After the Sentinel work, focus was on both the OpenNMS Integration API (OIA) and the Architecture for Learning Enabled Correlation (ALEC).

The OIA is a Java API to make it easier to add functionality to OpenNMS. While it is used internally, the goal is to make it easier for third parties to integrate with the platform. ALEC is a framework for adding AI and machine learning functions to OpenNMS. It currently supports two methods for the correlation of alarms into situations: DBScan and TensorFlow, but is designed to allow for others to be added.

The current development focus is on the next version of Drift. Drift is the feature that does flow collection, and there are a number of improvements being worked on for “version 2”.

2019 Dev-Jam: Title Slide for the Contributing to OpenNMS talk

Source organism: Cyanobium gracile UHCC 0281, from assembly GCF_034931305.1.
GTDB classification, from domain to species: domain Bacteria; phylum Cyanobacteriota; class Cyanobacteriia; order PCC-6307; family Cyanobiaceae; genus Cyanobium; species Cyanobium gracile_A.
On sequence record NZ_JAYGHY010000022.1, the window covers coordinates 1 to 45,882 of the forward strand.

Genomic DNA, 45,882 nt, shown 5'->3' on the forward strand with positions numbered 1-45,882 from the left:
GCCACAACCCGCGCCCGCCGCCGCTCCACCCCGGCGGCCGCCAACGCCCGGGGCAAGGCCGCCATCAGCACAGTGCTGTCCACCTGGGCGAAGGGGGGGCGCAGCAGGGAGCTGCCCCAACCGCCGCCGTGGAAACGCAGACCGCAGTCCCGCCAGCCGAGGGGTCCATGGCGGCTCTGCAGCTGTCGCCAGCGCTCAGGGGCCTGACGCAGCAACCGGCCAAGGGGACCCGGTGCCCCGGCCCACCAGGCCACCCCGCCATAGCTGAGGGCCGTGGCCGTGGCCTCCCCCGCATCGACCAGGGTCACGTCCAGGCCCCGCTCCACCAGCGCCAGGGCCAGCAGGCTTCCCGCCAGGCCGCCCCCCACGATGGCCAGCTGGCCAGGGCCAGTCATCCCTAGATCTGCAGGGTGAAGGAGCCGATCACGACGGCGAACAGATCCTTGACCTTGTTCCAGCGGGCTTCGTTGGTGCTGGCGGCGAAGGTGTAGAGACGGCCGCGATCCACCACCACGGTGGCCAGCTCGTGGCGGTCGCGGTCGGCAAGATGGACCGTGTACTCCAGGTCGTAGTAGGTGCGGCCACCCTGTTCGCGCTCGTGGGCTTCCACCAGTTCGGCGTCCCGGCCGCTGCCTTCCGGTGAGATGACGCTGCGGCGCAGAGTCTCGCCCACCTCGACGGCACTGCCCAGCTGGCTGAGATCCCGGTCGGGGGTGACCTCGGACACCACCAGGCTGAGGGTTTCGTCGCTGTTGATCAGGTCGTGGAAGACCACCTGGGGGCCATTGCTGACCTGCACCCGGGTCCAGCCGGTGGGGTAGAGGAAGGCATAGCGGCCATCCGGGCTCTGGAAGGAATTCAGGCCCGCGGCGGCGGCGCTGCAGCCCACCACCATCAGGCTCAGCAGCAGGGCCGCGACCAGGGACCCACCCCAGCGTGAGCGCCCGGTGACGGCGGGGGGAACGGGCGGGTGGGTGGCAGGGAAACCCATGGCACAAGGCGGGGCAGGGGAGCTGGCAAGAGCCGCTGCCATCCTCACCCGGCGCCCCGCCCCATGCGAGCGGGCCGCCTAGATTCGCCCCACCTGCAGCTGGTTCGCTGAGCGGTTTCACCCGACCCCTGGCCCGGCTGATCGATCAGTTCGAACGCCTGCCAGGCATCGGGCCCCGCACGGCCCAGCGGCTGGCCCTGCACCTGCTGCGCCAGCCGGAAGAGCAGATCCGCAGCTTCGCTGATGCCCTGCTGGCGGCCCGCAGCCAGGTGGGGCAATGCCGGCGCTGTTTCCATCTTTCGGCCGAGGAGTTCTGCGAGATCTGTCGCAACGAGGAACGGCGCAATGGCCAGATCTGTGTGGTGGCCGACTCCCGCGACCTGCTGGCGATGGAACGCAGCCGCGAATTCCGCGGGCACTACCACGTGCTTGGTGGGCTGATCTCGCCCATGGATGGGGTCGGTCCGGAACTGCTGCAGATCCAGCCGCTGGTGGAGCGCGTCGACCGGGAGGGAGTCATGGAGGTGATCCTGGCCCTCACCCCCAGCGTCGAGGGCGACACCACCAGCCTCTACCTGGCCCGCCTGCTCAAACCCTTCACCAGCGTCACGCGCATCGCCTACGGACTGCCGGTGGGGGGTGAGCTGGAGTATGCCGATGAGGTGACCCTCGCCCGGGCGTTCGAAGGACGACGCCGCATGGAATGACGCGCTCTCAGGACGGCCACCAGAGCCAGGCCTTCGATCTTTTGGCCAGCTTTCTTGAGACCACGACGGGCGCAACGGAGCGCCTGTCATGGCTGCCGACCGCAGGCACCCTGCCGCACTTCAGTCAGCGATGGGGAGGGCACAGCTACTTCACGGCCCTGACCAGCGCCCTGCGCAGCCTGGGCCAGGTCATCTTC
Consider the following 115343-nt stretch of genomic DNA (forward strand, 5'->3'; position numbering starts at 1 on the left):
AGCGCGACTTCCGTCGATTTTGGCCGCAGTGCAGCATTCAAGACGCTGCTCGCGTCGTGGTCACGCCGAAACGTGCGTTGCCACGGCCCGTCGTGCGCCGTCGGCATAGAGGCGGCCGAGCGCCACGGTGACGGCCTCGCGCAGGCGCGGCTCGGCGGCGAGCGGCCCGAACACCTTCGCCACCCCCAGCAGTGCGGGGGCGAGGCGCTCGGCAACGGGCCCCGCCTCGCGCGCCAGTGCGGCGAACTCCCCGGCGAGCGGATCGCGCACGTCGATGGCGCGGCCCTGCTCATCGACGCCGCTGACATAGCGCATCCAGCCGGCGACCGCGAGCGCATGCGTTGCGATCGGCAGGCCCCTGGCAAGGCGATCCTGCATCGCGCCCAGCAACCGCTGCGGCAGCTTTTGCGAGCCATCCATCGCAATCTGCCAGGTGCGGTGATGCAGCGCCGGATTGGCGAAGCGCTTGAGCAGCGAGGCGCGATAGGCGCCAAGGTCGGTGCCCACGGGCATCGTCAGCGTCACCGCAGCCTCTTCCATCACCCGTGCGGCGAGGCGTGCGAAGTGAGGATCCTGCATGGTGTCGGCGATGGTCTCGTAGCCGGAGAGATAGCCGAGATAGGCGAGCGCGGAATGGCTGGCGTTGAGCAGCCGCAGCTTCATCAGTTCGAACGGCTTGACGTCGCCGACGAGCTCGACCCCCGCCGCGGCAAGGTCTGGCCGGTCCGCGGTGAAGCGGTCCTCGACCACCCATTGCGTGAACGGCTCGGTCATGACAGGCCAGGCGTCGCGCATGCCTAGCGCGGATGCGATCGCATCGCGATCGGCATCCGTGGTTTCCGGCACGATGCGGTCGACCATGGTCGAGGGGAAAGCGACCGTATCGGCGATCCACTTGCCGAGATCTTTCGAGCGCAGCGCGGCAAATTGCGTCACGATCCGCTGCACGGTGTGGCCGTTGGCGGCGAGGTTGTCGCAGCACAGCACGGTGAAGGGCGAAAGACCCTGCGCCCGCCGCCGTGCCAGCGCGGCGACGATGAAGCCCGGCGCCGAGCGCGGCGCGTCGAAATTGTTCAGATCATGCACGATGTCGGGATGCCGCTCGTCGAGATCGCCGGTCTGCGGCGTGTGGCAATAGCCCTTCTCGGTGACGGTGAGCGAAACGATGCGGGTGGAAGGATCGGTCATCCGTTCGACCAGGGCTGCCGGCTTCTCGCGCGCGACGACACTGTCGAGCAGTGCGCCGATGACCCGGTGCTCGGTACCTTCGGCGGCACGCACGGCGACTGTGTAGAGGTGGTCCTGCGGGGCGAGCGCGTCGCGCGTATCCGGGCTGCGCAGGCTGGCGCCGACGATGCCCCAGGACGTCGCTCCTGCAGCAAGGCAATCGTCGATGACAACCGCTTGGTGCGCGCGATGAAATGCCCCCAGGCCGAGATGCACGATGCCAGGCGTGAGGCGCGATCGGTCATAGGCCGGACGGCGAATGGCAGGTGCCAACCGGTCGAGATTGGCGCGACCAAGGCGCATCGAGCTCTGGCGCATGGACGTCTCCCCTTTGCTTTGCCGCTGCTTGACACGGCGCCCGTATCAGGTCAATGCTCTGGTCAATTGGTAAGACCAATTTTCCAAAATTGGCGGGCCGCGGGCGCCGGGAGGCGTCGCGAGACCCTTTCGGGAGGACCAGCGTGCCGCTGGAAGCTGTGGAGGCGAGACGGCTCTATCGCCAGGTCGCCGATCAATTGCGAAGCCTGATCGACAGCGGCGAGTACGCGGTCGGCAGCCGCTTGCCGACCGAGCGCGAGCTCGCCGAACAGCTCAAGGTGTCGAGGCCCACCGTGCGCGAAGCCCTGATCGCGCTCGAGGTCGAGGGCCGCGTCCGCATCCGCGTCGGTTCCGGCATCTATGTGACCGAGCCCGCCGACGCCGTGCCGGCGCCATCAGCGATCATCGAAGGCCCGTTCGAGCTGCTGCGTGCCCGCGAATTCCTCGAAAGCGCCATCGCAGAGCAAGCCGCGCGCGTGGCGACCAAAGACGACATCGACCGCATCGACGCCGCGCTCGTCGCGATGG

Markus von Rüden gave the next talk on contributing to OpenNMS. He covered a number of topics including dealing with our git repository, pull requests, test driven development and our continuous integration systems.

2019 Dev-Jam: Title Slide for the Karaf/OSGi talk

Matt Brooks presented an overview on how to leverage Karaf to add functionality to OpenNMS. Karaf is the OSGi container used by OpenNMS to manage features, and Matt used a simple example to show the process for adding functionality to the platform.

2019 Dev-Jam: Title Slide for the OIA talk

Extending on this was a talk by Chandra Gorantla about using the OIA with an example of creating a trouble ticketing integration. OpenNMS has had a ticketing API for some time but this talk leveraged the improvements added by the new API to make the process easier.

2019 Dev-Jam: Title Slide for the ALEC talk

Following this was a talk by David Smith on ALEC. He demonstrated how to add a simple time-based correlation to OpenNMS which covered a lot of the different pieces implemented by the architecture, including things like feedback.

That ended the development overview part of the presentation but there were two more talks on Docker and Kubernetes.